Combine these two principles together and you have the serial position effect, which explains why the first and last items on a list are more memorable than items in the middle.

This principle is crucial when it comes to delivering messages as it tells us to lead with our most important piece of info. You can apply this to entire pages and email designs, lists of benefits and product descriptions.

Layouts of three are especially effective as they allow you to put your most important messages either side of a supplementary offer and you can apply the same principle to information people need to remember.

We use this same principle on the Leadformly website to quickly explain how it works. Our aim here is to showcase how easy the platform is to use so we condense the most complex stages (building and styling forms) either side of the simple steps, choosing templates and capturing leads.

The takeaways people get from this is that they can simply choose a template, play with a few settings and watch the leads roll in. All they need to do is click that blue button and start using Leadormly for free.

You learn more about boosting conversions with the serial position effect from this article with examples included.

#8: Reciprocity

What is it?

When someone does something for you, reciprocity describes the compulsion you have to do something for them in return. Or, when someone receives something for free, they then feel compelled to give something back in return.

How it makes people click

Reciprocity was first introduced by Dr Robert Cialdini in his book, Influence: The Psychology of Persuasion. He cites studies where restaurant customers are given mints with their bill and how this affected the tips they left for staff. Customers who received a free mint with their bill left higher tips by an average of 3.3% but those who were given two mints left a massive 20% more in tips, on average.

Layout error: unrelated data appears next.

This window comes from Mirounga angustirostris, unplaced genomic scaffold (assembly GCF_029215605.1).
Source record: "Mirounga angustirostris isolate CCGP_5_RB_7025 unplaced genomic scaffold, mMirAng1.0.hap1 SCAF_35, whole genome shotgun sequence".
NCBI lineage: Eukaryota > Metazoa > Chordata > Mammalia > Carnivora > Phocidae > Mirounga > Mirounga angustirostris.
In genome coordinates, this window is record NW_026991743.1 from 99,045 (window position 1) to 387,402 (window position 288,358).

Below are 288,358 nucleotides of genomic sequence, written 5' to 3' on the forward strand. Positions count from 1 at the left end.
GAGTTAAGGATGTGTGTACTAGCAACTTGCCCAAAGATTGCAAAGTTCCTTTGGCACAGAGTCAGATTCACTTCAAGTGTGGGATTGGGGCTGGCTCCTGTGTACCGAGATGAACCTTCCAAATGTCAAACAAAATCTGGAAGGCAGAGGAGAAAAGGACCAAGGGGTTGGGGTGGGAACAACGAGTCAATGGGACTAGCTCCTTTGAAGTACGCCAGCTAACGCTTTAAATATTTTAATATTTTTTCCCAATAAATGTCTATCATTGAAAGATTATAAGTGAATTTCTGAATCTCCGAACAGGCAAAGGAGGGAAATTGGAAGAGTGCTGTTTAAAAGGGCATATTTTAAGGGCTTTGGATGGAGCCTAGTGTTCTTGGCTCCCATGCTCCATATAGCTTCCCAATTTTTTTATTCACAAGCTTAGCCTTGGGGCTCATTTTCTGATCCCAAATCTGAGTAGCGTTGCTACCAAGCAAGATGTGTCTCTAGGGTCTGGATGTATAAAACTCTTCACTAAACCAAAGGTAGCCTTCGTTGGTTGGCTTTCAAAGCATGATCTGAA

This tactic has been used by brands for decades and one of the most common pre-digital examples was companies giving out free samples. Those tiny sachets of perfume and washing up liquid not only give people a chance to try out the product themselves, but also create a sense of debt towards the brand sending them.

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We also see reciprocity everywhere in modern marketing with free content, free downloads, free trials, free gifts, free anything.

There are two key principles you need to understand to make reciprocity work, though:

  • Give first: To trigger reciprocity, you have to be the first one to give and offer something to prospects without any obvious reward.
  • Value: You have to offer something of perceived value and the greater this perception of value is, the greater the more prospects feel obliged to repay.

Offering discounts on items or adding free gifts to purchases doesn’t trigger reciprocity because it requires the customer to give first. People need to feel like they’re really getting something of value for free without any obligation to do anything in return. Psychology will take care of the rest and naturally compel these people to repay something of a similar perceived value.